Cancer support for D/deaf people
Deaf with a capital ‘D’ to refer to people who have been deaf all their lives, or since before they started to learn to talk and deaf with a lower case ‘d’ is used to describe or identify anyone who has a severe hearing problem (1)
1 in 5 adults is deaf or has hearing loss; which is about 12 million people in the UK. If you have cancer and are affected by hearing loss it can be even more challenging to communicate your needs (2)
Everyone has different communication preferences so having information about cancer different formats such as video, British Sign Language (BSL) or written booklets can be really helpful.
Resources about cancer
Below are a few different resources about cancer and treatment that you may find useful. Please have a look and share:
Communication tips for hearing people working with someone who is D/deaf
If you are a health care professional working with D/deaf patients the Royal National institute for Deaf People (RNID) have shared a few tips to improve communication:
Get the person's attention before you start talking (you could try waving or gently tapping them on their arm)
Remember everyone has individual communication needs so ask how best to communicate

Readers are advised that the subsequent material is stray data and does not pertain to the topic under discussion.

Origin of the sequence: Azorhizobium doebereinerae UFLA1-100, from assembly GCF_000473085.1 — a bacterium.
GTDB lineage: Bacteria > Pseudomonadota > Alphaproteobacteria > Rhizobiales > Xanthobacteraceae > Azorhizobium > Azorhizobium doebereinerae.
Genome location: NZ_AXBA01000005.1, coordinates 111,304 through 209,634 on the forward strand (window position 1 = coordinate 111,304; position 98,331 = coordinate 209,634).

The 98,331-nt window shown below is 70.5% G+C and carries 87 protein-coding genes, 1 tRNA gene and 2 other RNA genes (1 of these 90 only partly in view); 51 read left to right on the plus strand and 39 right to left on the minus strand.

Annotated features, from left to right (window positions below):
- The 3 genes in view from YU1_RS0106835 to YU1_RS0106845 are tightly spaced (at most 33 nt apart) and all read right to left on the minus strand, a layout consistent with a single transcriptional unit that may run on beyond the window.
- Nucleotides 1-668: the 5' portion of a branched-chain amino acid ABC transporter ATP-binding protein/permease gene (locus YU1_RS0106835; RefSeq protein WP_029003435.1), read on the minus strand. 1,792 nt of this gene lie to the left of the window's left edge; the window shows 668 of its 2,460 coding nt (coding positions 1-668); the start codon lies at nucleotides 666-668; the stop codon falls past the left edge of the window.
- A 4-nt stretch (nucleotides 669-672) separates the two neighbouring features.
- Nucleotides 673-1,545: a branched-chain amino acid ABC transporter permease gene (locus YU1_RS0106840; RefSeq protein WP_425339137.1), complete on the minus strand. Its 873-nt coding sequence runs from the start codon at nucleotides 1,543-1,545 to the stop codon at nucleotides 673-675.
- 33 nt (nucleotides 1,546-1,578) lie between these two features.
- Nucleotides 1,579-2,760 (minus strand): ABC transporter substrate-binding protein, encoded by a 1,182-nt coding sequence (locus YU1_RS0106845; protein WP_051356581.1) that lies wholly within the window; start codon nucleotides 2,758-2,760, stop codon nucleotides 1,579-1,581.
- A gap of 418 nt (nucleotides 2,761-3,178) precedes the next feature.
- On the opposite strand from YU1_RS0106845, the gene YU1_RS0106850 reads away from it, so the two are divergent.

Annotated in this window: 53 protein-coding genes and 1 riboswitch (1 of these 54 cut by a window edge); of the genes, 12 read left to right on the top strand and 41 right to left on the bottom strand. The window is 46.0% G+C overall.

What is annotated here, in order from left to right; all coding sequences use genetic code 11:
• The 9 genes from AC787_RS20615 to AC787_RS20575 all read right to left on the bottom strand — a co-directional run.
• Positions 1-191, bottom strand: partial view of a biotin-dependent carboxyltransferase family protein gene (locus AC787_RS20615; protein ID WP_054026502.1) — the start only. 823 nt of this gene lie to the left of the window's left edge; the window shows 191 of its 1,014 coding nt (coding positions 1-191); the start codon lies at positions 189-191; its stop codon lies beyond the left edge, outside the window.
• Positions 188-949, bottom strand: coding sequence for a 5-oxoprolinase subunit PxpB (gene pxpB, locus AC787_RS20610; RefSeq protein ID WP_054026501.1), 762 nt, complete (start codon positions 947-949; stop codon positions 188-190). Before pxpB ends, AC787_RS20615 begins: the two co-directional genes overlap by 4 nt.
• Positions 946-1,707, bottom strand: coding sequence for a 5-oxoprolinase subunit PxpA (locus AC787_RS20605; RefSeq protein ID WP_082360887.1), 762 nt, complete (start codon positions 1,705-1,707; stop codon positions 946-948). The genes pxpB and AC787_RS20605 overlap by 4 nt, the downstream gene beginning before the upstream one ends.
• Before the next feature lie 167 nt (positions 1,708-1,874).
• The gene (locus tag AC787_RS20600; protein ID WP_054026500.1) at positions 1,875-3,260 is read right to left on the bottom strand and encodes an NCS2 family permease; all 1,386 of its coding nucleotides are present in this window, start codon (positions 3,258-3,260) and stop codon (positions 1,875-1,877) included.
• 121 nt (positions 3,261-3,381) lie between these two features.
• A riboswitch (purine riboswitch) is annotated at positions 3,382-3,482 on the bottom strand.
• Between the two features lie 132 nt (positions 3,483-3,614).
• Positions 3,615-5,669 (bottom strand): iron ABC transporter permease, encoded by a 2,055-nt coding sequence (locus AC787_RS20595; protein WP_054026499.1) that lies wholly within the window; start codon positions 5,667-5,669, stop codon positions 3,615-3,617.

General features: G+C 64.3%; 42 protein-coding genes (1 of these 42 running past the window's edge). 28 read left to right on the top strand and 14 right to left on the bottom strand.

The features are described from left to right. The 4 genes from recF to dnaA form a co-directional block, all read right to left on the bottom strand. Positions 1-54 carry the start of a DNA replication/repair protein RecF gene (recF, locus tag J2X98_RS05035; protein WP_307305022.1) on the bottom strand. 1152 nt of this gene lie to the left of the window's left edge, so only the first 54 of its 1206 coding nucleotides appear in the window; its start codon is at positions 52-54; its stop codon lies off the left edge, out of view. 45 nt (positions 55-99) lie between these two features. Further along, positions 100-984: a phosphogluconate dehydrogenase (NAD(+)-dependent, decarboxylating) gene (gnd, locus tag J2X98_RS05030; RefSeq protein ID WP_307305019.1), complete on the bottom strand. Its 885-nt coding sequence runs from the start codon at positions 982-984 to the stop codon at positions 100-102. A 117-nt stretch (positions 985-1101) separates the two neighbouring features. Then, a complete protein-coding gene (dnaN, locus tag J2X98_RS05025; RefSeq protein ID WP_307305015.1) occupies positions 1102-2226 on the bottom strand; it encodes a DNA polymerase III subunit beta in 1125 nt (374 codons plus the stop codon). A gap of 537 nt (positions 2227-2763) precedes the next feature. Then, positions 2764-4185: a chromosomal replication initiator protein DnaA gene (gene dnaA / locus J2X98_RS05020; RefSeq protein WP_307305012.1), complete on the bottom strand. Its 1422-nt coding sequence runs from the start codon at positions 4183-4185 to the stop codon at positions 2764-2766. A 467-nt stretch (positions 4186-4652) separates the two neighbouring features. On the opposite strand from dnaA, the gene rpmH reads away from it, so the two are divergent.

Re-phase questions rather than repeating
Face the person you are speaking to
Speak clearly and avoid shouting
Ask if they would like to use an interpreter or a friend/family to be with them
Write it down questions if they prefer
Use text captions on video calls
Reduce background noise
Have good lighting which may help with people who lip read
There may be live speech-to-text apps or Video Relay Services for people who prefer using British Sign Language so explore the different options available.
What you find helpful? What would make communication easier for you? Please share your thoughts in the comments.
If you need cancer nutrition or diet support do get in touch.
I would be happy to explore supporting you which in a way that meets your communication needs- such as email advice, video calls with text captions or with a British Sign Language (BLS) interpreter.